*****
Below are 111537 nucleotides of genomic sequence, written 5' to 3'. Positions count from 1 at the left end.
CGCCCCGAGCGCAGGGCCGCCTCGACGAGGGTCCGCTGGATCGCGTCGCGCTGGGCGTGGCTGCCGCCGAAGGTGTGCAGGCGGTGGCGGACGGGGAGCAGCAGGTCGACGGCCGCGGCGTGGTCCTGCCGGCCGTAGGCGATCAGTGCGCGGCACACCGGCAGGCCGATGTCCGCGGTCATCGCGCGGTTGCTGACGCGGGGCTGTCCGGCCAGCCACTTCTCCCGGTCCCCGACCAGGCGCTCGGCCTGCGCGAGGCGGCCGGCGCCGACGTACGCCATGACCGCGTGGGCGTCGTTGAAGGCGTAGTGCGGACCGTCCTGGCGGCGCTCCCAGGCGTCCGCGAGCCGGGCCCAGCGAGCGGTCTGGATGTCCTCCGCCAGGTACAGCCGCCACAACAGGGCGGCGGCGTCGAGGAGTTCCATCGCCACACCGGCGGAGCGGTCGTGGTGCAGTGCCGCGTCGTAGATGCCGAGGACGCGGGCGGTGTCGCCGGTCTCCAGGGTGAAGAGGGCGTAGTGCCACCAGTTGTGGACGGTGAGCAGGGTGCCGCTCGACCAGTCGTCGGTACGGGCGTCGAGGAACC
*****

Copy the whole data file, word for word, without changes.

Below are 111537 nucleotides of genomic sequence, written 5' to 3'. Positions count from 1 at the left end.
CGCCCCGAGCGCAGGGCCGCCTCGACGAGGGTCCGCTGGATCGCGTCGCGCTGGGCGTGGCTGCCGCCGAAGGTGTGCAGGCGGTGGCGGACGGGGAGCAGCAGGTCGACGGCCGCGGCGTGGTCCTGCCGGCCGTAGGCGATCAGTGCGCGGCACACCGGCAGGCCGATGTCCGCGGTCATCGCGCGGTTGCTGACGCGGGGCTGTCCGGCCAGCCACTTCTCCCGGTCCCCGACCAGGCGCTCGGCCTGCGCGAGGCGGCCGGCGCCGACGTACGCCATGACCGCGTGGGCGTCGTTGAAGGCGTAGTGCGGACCGTCCTGGCGGCGCTCCCAGGCGTCCGCGAGCCGGGCCCAGCGAGCGGTCTGGATGTCCTCCGCCAGGTACAGCCGCCACAACAGGGCGGCGGCGTCGAGGAGTTCCATCGCCACACCGGCGGAGCGGTCGTGGTGCAGTGCCGCGTCGTAGATGCCGAGGACGCGGGCGGTGTCGCCGGTCTCCAGGGTGAAGAGGGCGTAGTGCCACCAGTTGTGGACGGTGAGCAGGGTGCCGCTCGACCAGTCGTCGGTACGGGCGTCGAGGAACC